complete_data.fillna(value=0.0, inplace=True)
 complete_data.head()

Creating the train and test dataset

X_train = complete_data.values[0:891]
X_test = complete_data.values[891:]

What is a MinMaxScaler?
For each value in a feature,Ā MinMaxScalerĀ subtracts the minimum value in the feature and then divides by the range. The range is the difference between the original maximum and original minimum.Ā MinMaxScalerĀ preserves the shape of the original distribution.

scaler = MinMaxScaler()
X_train = scaler.fit_transform(X_train)
X_test = scaler.transform(X_test)

You create a minmaxscaler object as the name scaler and then tranform the train and test dataset

train_test_splitĀ splits arrays or matrices intoĀ randomĀ train and test subsets.
That means that everytime you run it without specifying random_state , you will get a different result, this is expected behavior.

state = 12  
test_size = 0.20
X_train, X_val, y_train, y_val = train_test_split(X_train, y_train,
test_size=test_size, random_state=state)

So, a state in the random_state variable is almost equivalent to seed.
Tests Size is the split between test and train size, we are taking a split of 80:20

Now we will create a list of learning rate, I would be testing the model on 10 learning rates and will then take the one with maximum accuracy

learning_rate = [0.1,0.2,0.3,0.4,0.5,0.6,0.7,0.8,0.9,1.0]

Creating a loop to build 10 Gradient boosting Models

for lr in learning_rate:
GBModel = GradientBoostingClassifier(n_estimators=20, learning_rate=lr, max_features=2, max_depth=2, random_state=123)
GBModel.fit(X_train, y_train)

The above command will take all the values of learning_rate in a loop and will fit the GBModel every time

Printing the accuracy in both training and validation dataset in the loop itself

for lr in learning_rate:
     GBModel = GradientBoostingClassifier(n_estimators=20, learning_rate=lr, max_features=2, max_depth=2, random_state=123)
     GBModel.fit(X_train, y_train)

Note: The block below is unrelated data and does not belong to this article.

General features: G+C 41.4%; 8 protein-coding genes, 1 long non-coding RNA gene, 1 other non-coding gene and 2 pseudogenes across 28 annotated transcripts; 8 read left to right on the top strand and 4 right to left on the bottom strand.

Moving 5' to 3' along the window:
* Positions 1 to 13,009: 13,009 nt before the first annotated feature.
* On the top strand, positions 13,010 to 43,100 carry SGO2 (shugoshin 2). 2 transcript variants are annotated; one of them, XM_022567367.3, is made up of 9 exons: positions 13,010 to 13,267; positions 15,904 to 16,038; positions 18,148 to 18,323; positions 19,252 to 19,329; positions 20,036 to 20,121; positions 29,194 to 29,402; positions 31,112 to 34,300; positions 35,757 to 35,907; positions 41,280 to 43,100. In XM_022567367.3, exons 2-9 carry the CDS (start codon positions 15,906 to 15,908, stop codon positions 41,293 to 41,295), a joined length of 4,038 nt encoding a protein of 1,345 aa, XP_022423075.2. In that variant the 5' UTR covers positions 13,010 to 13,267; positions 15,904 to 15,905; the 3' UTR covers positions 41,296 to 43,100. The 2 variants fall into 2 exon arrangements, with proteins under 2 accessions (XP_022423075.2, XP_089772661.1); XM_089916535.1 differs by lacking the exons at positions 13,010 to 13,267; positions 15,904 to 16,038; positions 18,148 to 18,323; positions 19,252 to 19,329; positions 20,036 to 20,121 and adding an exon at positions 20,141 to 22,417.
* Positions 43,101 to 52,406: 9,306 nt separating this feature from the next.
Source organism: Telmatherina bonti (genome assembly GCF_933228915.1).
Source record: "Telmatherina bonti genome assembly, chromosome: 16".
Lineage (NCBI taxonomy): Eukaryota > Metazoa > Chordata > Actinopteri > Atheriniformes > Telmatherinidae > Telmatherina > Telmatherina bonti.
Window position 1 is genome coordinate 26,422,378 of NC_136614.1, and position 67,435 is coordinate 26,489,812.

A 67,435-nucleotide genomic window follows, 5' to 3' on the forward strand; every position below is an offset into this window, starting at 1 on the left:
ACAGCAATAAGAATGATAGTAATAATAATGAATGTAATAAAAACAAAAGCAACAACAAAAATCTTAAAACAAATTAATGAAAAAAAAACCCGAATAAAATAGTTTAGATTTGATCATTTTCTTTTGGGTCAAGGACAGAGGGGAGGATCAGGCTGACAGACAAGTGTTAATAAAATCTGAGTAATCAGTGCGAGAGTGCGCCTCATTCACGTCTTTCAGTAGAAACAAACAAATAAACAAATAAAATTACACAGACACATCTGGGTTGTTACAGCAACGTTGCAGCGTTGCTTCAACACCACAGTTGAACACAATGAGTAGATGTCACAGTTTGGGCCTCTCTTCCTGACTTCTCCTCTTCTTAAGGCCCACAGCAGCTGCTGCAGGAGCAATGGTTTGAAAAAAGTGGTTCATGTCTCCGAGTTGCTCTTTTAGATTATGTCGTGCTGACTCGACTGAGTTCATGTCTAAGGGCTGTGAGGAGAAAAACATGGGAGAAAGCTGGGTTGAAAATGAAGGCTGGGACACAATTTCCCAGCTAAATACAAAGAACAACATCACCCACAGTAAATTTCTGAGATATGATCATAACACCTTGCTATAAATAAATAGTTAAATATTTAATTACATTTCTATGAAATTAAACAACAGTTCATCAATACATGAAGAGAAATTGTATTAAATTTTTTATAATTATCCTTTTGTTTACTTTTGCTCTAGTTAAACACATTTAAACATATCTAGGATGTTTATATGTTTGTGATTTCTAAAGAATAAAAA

print("Learning : ", lr)
     print("Accuracy in training dataset : {0:.4f}".format(GBModel.score(X_train, y_train)))
     print("Accuracy in validation dataset : {0:.4f}".format(GBModel.score(X_val, y_val)))

You will get a result something like the one below

Learning :  0.1
Accuracy in training dataset : 0.8244
Accuracy in validation dataset : 0.7430
Learning :  0.2
Accuracy in training dataset : 0.8287
Accuracy in validation dataset : 0.7598
Learning :  0.3
Accuracy in training dataset : 0.8539
Accuracy in validation dataset : 0.7542
Learning :  0.4
Accuracy in training dataset : 0.8385
Accuracy in validation dataset : 0.7430
Learning :  0.5
Accuracy in training dataset : 0.8539
Accuracy in validation dataset : 0.7654
Learning :  0.6
Accuracy in training dataset : 0.8525
Accuracy in validation dataset : 0.7542
Learning :  0.7
Accuracy in training dataset : 0.8610
Accuracy in validation dataset : 0.7374
Learning :  0.8
Accuracy in training dataset : 0.8610
Accuracy in validation dataset : 0.7263
Learning :  0.9
Accuracy in training dataset : 0.8722
Accuracy in validation dataset : 0.7151
Learning :  1.0
Accuracy in training dataset : 0.8820
Accuracy in validation dataset : 0.7374

Which learning rate do you think you should take?
The one with the best Accuracy in training or validation dataset?
You should always select the one with decent accuracy in training dataset and maximum accuracy in validation dataset which is 0.5 in this case

Want to create a confusion matrix for the above learning rate?

GBModel = GradientBoostingClassifier(n_estimators=20, learning_rate=0.5, max_features=2, max_depth=2, random_state=6132) GBModel.fit(X_train, y_train) predictions = GBModel.predict(X_val)print("Confusion Matrix:") 

print(confusion_matrix(y_val, predictions))
print("Confusion Matrix Analysis")
print(classification_report(y_val, predictions))

The above code will get you the following confusion matrix

Confusion Matrix:
[[82 18]
 [28 51]]
Confusion Matrix Analysis
              precision    recall  f1-score   support

           0       0.75      0.82      0.78       100
           1       0.74      0.65      0.69        79

    accuracy                           0.74       179
   macro avg       0.74      0.73      0.74       179
weighted avg       0.74      0.74      0.74       179